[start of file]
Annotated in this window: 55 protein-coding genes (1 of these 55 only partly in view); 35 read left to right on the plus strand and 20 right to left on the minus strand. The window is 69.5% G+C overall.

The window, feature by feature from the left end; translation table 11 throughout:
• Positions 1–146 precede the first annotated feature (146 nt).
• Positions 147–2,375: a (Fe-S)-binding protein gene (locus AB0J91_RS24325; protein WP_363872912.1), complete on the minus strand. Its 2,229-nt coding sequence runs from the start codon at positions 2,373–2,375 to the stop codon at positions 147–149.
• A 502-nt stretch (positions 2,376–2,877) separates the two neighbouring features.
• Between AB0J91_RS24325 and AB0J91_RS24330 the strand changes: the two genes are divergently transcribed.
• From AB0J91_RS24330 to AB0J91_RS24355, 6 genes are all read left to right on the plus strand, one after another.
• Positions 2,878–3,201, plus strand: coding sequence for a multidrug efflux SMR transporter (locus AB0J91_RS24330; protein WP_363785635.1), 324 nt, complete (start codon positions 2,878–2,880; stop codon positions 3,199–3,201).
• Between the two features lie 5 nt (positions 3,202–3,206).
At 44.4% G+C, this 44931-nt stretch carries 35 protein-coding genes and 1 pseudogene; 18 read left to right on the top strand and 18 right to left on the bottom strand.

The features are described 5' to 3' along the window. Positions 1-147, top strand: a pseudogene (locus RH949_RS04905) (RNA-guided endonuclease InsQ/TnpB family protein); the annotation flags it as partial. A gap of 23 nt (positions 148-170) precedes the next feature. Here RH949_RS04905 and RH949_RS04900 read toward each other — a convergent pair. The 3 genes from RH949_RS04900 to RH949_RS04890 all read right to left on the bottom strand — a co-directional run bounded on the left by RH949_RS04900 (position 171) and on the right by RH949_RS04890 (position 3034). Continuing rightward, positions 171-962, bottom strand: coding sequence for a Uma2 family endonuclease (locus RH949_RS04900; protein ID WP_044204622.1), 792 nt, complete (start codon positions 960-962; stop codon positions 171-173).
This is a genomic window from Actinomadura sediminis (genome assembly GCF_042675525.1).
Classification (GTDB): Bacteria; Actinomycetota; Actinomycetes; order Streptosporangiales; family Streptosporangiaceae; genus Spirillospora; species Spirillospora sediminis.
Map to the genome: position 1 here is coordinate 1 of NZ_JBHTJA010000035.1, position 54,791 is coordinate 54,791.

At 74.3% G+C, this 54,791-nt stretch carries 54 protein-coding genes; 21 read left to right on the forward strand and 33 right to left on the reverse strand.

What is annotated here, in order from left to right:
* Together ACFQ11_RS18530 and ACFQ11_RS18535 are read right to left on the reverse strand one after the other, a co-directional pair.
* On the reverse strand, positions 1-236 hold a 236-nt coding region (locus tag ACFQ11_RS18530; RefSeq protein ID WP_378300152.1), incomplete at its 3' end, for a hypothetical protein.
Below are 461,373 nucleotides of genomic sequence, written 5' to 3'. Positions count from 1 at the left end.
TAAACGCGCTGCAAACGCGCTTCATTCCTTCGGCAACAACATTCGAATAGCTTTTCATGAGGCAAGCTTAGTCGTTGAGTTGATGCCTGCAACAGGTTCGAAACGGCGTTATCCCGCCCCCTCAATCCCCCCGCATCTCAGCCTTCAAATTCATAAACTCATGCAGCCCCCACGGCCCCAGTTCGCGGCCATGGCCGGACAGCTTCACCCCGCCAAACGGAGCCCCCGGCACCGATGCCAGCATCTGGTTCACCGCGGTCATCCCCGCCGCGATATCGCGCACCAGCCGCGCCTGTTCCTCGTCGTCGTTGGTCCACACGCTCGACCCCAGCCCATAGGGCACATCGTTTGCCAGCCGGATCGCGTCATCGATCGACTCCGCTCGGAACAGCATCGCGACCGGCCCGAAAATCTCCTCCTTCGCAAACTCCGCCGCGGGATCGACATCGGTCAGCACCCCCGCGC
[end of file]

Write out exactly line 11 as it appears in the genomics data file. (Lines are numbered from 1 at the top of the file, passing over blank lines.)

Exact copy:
The features are described 5' to 3' along the window. Positions 1-147, top strand: a pseudogene (locus RH949_RS04905) (RNA-guided endonuclease InsQ/TnpB family protein); the annotation flags it as partial. A gap of 23 nt (positions 148-170) precedes the next feature. Here RH949_RS04905 and RH949_RS04900 read toward each other — a convergent pair. The 3 genes from RH949_RS04900 to RH949_RS04890 all read right to left on the bottom strand — a co-directional run bounded on the left by RH949_RS04900 (position 171) and on the right by RH949_RS04890 (position 3034). Continuing rightward, positions 171-962, bottom strand: coding sequence for a Uma2 family endonuclease (locus RH949_RS04900; protein ID WP_044204622.1), 792 nt, complete (start codon positions 960-962; stop codon positions 171-173).